Chile Peppers 101


Pico de Gallo (Rooster’s beak in Spanish) gets its name from the shape of the chopped veggies in this salsa fresca. Here is my recipe utilizing Serrano chiles and a brief run down on how chile heat is measured and why they are good for you.

PRINT Pico De Gallo recipe in MS Word

In 1912 a chemists by the name of Wilbur Scoville, working for the Parke-Davis pharmaceutical company, developed a method to measure the heat level of chile peppers. The test is named after him, the “Scoville Organoleptic Test”. It is a subjective dilution-taste procedure. In the original test, Wilbur blended pure ground Chiles with sugar-water and a panel of “testers” then sipped the solution, in increasingly diluted concentrations, until they reached the point that the liquid no longer burned their mouths. A number was then assigned to each chile pepper based on how much it needed to be diluted before they could no longer taste (feel) the heat.

The pungency (or heat factor) of chile peppers is measured in multiples of 100 units. The sweet bell peppers at zero Scoville units to the mighty Naga Jolokia (Ghost Pepper) at over 1,000,000 Scoville units! One part of chile “heat” per 1,000,000 drops of water is rated at only 1.5 Scoville Units. The substance that makes a chile so hot is called Capsaicin (cap-say-ah-sin). Pure Capsaicin rates between 15,000,000 and 16,000,000 Scoville Units! Today a more scientific and accurate method called liquid chromatography is used to determine capsaicin levels. In honor of Dr. Wilbur the unit of measure is still named Scoville.
Scoville Chile Heat Chart
Chile peppers, and particularly the capsaicin they contain, are good for what ails you. Here’s just a short list of some of the health benefits attributed to them:

Weight Loss. Feel the burn and lose the pounds is one theory posited by researchers at the Oxford Polytechnic Institute in England. In an experiment with 12 individuals, each participant ate identical 766-calorie meals. Chile powder and mustard were added to meals on alternate days. Participants burned an average of 45 extra calories on the days that their meals included chile powder. (Added calorie expenditure varied from four to 76 calories.) The theory is that eating hot peppers increases “thermogenesis,” the body’s caloric burn rate.

Keep your heart healthy. Chiles reduce platelet aggregation, which clogs blood vessels which in turn can cause heart disease.

Improve circulation. Because chiles are vasodilators and open up blood vessels, ingesting cayenne pepper improves blood circulation. People with circulation problems or who have suffered frost bite often take capsaicin powder before participating in cold weather sports.

Cancer killer. Capsaicin in chiles may fight cancer by preventing carcinogens from binding to DNA. The theory is that binding to the DNA short-circuits the triggers for lung and other cancers. This does not mean that chiles cure cancer, but eating them may help to reduce your risk of getting certain kinds of cancer.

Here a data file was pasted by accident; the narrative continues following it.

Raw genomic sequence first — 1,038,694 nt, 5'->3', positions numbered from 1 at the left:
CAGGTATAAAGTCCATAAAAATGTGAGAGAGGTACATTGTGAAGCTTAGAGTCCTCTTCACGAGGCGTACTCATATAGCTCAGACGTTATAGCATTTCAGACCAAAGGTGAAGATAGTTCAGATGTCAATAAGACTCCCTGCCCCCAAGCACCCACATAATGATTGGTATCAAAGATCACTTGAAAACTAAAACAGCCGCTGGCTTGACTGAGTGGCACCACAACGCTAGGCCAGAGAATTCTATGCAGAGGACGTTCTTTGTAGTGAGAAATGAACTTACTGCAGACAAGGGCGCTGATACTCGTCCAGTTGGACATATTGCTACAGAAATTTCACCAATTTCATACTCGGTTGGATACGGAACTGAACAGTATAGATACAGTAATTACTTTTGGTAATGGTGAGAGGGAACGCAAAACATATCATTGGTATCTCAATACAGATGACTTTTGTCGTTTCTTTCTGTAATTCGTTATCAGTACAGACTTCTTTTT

Bacteria Killer, Part I. Get hurt on a picnic and don’t have any Bactine on you? Head for the hot sauce, instead. Chiles and their capsaicin act as an antiseptic when applied directly to a wound. (No, it does not work against snake bites.)

Bacteria Killer, Part II. Chiles can prevent food borne bacterial disease such as salmonella. Chiles killed more than 75 percent of 30 germs in a study published in the March 1998 issue of the Quarterly Review of Biology.

Pain Management. Capsaicin is believed to affect the pain signals in the skin, blocking pain without blocking other sensations. Find an ointment or cream containing capsaicin and smear it over the body part that’s hurting. Initially the capsaicin may produce a burning sensation, but that should cancel out the pain that you’re feeling.

Cure for the Common Cluster Headache. Just as it short-circuits pain elsewhere, chiles and their capsaicin can provide relief for some kind of headaches, especially cluster headaches.

Digestive Aid and Constipation Cure. Chiles stimulate gastric secretions. Eating chiles increases the circulation in the stomach and intestines so that food is processed and absorbed more efficiently.

Cold Relief. Hot pepper acts as an expectorant. It can break up congestion and reduce mucous in the lungs and nasal passages.

As you can see there are lots of reasons to use chiles in your recipes but my favorite is they taste awesome!

Pico De Gallo

Yield: 4-6 servings

2 lbs fresh ripe tomatoes
2 medium Serrano chiles (more or less depending on your desired level of heat)
1 large red onion
1 medium cucumber
½ bunch of cilantro
2 tablespoons lime juice
1 tablespoon sugar, sucralose or stevia
2 teaspoons salt

Dice tomatoes, cucumbers and onion ¼ inch diameter, slice chiles very thin and chop so they will be evenly disbursed. Add to bowl with your tomatoes cucumbers and onions. Rinse and coarsely chop cilantro and add to the bowl. Add lime juice, salt and sweetener and mix thoroughly.
Serve
c. 2010 Aron David Bradley
http://www.boomercuisine.com

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One thought on “Chile Peppers 101

  1. Pingback: Chile Peppers Are Good For You! | New Mexico Chile Products

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